I Voted for Biden and Here Is Why I Did

Harold Michael Harvey at an early vote precinct in Atlanta, Fulton County, Georgia March 3, 2020, © 2020 Cascade Publishing House

The Georgia Presidential Preference Primary slated for March 24, 2020, in my home state. However, Georgia is among a few political subdivisions that have an early vote process where voters can cast their ballot before the scheduled Primary or General Election date.

I like early voting because the lines are usually shorter. I can get in and out in fifteen minutes or less. However, in the 2008 General Election, when Barack Obama was on the ballot for the first time, I stood in line about three and one-half hour to cast my historic vote.

I consider myself more an independent voter than one married to either the Republican or Democratic parties.

This year there is not any value in voting in the Republican Primary for the simple fact the House of Representative’s Managers proved the House of Representative’s impeachment case against President Donald John Trump.

Unfortunately, Republican senators did not follow the law and convict Trump of misuse of the Office of the President and obstruction of a congressional investigation.

Since the US Senate left it up to American voters to punish or not punish Trump for his gregarious behavior, I have but one choice, and that is to vote Trump out of office.

While my whole life has been a life of revolutionary change, it would seem that a natural choice for me this year would be Vermont Senator Bernie Sanders. In 2016, I chose him over Former Secretary of State Hillary Clinton.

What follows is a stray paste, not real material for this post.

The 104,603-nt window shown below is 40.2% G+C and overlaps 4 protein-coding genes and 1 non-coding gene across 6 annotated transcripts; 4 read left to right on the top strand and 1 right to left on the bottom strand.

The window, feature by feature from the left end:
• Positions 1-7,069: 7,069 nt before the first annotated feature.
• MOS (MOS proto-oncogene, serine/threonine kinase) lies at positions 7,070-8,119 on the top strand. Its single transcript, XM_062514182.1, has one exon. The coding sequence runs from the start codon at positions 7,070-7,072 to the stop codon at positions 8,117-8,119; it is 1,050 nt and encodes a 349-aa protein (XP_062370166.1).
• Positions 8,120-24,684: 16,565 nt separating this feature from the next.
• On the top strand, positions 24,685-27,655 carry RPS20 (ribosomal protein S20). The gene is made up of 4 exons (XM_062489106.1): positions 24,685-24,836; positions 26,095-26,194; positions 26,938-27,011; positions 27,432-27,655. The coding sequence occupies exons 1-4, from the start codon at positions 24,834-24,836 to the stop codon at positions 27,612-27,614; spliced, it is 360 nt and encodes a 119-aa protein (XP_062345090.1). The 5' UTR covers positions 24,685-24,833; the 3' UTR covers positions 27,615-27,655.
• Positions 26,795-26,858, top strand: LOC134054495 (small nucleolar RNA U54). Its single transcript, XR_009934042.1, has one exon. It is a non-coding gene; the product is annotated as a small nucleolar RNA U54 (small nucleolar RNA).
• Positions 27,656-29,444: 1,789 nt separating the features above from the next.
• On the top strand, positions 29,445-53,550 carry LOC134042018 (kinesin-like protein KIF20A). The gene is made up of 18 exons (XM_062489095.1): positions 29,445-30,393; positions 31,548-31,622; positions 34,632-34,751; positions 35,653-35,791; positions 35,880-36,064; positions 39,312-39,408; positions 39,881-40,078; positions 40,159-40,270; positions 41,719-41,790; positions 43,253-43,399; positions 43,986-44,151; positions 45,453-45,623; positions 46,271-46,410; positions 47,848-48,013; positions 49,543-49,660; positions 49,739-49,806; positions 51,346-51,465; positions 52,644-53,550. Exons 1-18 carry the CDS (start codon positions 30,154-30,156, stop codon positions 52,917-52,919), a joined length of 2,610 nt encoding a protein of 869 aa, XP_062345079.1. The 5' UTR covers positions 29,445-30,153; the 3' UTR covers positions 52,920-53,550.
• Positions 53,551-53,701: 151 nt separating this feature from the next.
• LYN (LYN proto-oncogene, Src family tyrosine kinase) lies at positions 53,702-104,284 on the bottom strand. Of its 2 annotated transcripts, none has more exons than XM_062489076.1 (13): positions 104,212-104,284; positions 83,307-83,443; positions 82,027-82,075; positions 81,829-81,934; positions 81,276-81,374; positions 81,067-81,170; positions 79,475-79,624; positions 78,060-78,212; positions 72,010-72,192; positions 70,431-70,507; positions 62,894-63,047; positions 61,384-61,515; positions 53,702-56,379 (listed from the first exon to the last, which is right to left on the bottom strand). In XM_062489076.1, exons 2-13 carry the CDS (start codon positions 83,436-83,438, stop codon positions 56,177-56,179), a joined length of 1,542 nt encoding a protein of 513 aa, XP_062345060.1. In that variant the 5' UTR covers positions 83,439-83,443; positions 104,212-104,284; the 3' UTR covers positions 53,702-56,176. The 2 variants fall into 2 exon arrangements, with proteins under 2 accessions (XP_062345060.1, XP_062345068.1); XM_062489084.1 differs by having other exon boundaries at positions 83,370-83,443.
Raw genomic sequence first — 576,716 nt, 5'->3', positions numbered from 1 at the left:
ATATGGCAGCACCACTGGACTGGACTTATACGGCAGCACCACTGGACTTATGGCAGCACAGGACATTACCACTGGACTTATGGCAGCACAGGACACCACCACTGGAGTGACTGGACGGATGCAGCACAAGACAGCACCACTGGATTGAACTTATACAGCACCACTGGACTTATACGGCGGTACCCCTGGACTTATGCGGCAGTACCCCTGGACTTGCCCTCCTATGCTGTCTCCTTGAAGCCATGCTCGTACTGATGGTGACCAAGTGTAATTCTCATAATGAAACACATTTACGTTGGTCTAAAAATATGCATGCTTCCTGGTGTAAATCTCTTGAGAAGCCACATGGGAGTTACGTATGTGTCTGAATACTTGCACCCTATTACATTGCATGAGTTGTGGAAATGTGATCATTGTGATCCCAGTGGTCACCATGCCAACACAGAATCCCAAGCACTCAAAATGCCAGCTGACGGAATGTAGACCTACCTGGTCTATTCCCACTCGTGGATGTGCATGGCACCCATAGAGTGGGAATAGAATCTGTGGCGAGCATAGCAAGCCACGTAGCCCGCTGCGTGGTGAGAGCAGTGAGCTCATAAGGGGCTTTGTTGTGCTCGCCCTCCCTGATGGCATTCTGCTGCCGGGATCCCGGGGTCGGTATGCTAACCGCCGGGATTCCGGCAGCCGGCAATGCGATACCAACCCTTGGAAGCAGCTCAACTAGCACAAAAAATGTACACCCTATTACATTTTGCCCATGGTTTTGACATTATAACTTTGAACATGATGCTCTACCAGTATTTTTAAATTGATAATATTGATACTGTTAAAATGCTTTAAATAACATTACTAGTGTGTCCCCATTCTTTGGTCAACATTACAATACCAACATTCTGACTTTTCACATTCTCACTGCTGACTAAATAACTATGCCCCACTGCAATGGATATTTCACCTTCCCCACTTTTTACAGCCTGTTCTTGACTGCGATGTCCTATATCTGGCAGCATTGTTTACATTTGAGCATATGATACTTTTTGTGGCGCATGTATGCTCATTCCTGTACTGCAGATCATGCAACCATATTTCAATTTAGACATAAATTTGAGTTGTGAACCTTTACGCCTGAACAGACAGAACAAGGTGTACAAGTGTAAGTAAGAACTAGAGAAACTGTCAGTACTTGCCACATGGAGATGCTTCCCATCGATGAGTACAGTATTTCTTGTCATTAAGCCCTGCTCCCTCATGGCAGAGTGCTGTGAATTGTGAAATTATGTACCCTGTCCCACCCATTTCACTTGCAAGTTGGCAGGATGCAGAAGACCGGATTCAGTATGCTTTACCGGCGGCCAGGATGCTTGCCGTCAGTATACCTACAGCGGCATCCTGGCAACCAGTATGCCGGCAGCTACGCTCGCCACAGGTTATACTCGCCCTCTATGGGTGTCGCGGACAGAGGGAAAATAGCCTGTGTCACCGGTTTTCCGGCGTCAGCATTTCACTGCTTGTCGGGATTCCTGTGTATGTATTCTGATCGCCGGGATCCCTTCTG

I like Sanders’ proposal for universal health care.

I am not afraid of the price tag on medicare for all, or how the government will pay for it. Magical things happen when appropriations are moved from one item in the budget to another to create room for the next new thing.

Free college tuition for anyone who wants to go to college, I’m all for it. I welcome a generation starting without the burden of student loans.

Ending the school to prison pipeline for Black and brown citizens, I champion this cause too.

A Fifteen Dollar minimum wage, I love it.

Does the country need a revolution? Heck, yes, it does. The time for the political coup was 2016. It didn’t come then because far fewer people in 2016 were ready for the revolution than are ready in 2020.

This year, what the country needs more than going from one disruptive presidential administration on the right to a disruptive administration on the left is stability. The ending of the Obama Administration in 2016 was a natural gateway into Sander’s revolutionary change because it would not have caused much disruption from the Obama path.

This year, I voted for stability. A vote for Joe Biden is a vote for stable government and financial markets.

A Biden Administration will bring the nation back from the brink of disaster. I liken Biden to a steady hand in a tumultuous sea.

Additionally, Biden is the incumbent’s greatest nightmare, i.e., continued efforts by Trump to taint Biden with corruption in Ukraine, and this fact alone should tell American voters interested in replacing Trump all they need to know before stepping into the voting booth.

Harold Michael Harvey is the author of Freaknik Lawyer: A Memoir on the Craft of Resistance. He is a Past President of the Gate City Bar Association. He is the recipient of Gate City’s R. E. Thomas Civil Rights Award, which he received for his pro bono representation of Black college students arrested during Freaknik celebrations in the mid to late 1990s. An avid public speaker, contact him at hmharvey@haroldmichaelharvey.com.


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Published by Michael

Harold Michael Harvey is a Past President of The Gate City Bar Association and is the recipient of the Association’s R. E. Thomas Civil Rights Award. He is the author of Paper Puzzle and Justice in the Round: Essays on the American Jury System, and a two-time winner of Allvoices’ Political Pundit Prize. His work has appeared in Facing South, The Atlanta Business Journal, The Southern Christian Leadership Conference Magazine, Southern Changes Magazine, Black Colleges Nines, and Medium.